Hope that’s helpful,
      Gary

  13. Hello Mr. Chodorow,
    My case is this: I’m a US citizen living abroad and working as a contractor for a US company (almost 4 years now), I got married here a year ago and wish to petition my husband to get his green card.
    If he does get the green card, can we apply for the expeditious naturalization?

    Thanks for being so patient and helpful.

    1. V,

      For purposes of expeditious naturalization, the U.S. citizen spouse must be “employed by” the American firm or corporation (or its subsidiary). For this provision, it’s not enough to be “under contract with” that entity. In other words, independent contractors are not covered.

  14. A friend of mine, a U.S citizen, runs a very small newly established company in Maryland. He is planning to conduct import and export business with China. Now, he may need my wife, a U.S. citizen, to go to China helping him to network with potential business partners for a while soon.

    In this case, am I qualified for expedited naturalization ? As my wife’s employer just starts a small new company for trades in China, i don’t whether that counts as “American firm or corporation engaged in whole or in part in the development of foreign trade and commerce of the United States” according to 319 b. Again, am I qualified for expedited naturalization ?

    1. Johnny,

      The size of the U.S. company doesn’t impact eligibility (although there’s authority that a sole proprietor is ineligible to apply). A couple of the issues that our firm or another immigration lawyer would analyze in evaluating your eligibility for expeditious naturalization include, (a) whether the U.S. company is actually engaged in U.S. foreign trade and commerce–planning to do so is not enough, and (b) whether your wife is actually “employed” by the U.S. company or its foreign subsidiary–being an independent contractor is not enough.

  15. Hi Gary,

    You provide what is probably the only resource on the web for information about this topic!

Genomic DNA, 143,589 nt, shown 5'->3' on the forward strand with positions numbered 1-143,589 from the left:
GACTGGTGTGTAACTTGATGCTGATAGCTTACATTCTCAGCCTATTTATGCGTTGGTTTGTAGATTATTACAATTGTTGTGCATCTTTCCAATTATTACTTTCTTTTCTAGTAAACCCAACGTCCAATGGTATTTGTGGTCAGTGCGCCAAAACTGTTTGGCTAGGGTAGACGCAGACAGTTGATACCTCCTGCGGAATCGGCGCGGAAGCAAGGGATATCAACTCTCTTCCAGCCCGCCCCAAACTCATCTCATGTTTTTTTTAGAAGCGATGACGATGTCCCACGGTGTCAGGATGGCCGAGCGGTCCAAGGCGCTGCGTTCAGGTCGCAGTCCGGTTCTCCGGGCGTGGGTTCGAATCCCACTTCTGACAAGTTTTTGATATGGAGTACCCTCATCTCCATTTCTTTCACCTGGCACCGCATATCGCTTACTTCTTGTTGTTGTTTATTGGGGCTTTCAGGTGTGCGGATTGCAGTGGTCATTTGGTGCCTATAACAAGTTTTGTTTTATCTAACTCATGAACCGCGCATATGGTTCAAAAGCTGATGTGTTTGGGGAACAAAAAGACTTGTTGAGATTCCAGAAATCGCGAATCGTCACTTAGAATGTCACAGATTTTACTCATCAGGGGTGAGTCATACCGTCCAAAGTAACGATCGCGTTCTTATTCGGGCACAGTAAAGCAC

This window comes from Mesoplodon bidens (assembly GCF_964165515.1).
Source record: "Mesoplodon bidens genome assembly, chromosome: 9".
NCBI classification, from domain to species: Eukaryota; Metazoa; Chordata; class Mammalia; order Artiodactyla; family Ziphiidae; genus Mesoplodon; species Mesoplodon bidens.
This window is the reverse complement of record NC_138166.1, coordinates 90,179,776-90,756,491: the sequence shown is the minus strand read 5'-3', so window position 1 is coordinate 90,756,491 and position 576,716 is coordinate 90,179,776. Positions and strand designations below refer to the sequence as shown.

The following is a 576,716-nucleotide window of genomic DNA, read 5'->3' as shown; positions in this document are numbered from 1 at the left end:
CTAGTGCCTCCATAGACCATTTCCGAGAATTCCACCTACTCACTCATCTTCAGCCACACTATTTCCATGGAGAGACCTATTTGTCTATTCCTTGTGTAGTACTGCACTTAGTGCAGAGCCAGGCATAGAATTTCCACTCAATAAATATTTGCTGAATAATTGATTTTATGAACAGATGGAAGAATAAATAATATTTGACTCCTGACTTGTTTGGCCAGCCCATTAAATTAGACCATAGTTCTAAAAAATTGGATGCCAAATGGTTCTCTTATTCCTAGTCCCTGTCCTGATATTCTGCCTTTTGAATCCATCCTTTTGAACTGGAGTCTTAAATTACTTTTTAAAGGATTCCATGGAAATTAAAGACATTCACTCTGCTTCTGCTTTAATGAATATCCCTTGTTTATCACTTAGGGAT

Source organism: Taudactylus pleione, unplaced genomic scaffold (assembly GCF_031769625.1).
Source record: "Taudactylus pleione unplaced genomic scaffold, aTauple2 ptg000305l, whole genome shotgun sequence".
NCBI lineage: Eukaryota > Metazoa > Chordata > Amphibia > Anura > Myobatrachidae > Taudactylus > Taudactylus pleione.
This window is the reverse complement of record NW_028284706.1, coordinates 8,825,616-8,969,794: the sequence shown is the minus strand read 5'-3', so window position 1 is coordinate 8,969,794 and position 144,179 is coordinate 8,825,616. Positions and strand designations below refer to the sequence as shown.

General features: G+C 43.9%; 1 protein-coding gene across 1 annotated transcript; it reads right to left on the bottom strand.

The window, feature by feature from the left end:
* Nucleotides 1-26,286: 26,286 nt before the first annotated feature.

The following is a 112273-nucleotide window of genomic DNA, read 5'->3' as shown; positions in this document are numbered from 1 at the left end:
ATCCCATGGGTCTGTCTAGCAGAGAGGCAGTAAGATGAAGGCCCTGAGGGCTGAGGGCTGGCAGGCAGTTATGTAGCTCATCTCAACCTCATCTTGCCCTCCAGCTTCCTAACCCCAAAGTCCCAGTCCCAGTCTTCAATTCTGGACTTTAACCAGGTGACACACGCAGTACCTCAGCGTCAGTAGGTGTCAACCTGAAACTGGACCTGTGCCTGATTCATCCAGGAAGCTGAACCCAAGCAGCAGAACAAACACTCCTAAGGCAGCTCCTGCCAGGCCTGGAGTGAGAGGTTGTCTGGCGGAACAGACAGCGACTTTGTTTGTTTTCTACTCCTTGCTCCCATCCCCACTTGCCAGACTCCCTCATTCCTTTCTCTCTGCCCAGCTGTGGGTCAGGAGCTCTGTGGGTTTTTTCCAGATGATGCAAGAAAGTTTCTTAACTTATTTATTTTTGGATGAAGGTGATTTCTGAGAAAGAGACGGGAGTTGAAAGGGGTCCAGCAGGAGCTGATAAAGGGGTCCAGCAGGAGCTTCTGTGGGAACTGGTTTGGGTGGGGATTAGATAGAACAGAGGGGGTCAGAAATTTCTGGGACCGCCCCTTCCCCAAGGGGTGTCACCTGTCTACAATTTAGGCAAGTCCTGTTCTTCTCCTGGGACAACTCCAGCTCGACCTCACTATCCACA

Does my wife qualify for expeditious naturalization given these facts?

    1. My wife has been an LPR for 3 years but we have been out of the country a lot. Will this impact her eligibility for naturalization?

    2. I have had a sole proprietorship for the past 5 years, but I also own a newly-registered LLC, through which I import leather garments, do software development (mostly for U.S firms), and import fashion brands from China. I haven’t yet filed a federal income tax return for the LLC, and the total revenues are not very high.

    3. I need to move overseas to manage my staff and manufacturing and increase sales.

    Thanks.

    1. Guru F,

      Good questions.

      Given that your wife has been outside the U.S. frequently, your immigration lawyer should analyze whether there’s a risk the government will determine she’s abandoned LPR status.

      If you’re the sole owner of the LLC, there’s some debate about whether you qualify as “employed” by that LLC as required by INA section 319(b). In re Nathan, 114 F. Supp. 361 (S.D.N.Y. 1953). Contra INS Interpretations § 316.1(c)(4) (citing Gen. Coun., No. 7-54, Feb. 5, 1954). The best interpretation, in my opinion, is that the LLC is a separate legal entity from you, so you can count as “employed” by your own company.

      Finally, you mentioned that the LLC hasn’t yet filed a federal income tax return. That goes to what evidence you have that the business is engaged in U.S. foreign trade or commerce. Your lawyer can help you look at all available evidence to see if it meets the burden of proof.

  16. This is incredibly useful information. Thank you so much for posting! What follows is the curious case of myself, I hope you can help.

    I am a South African citizen with a conditional permanent residency in the US whose two year period will end in June of next year. My wife and I intend going to SA to visit for the first time in nearly a year in October. In the new year, my wife and I will relocate there to work for between a year and two years: my wife for a US not-for-profit in religious education; myself in finance, likely for a South African company.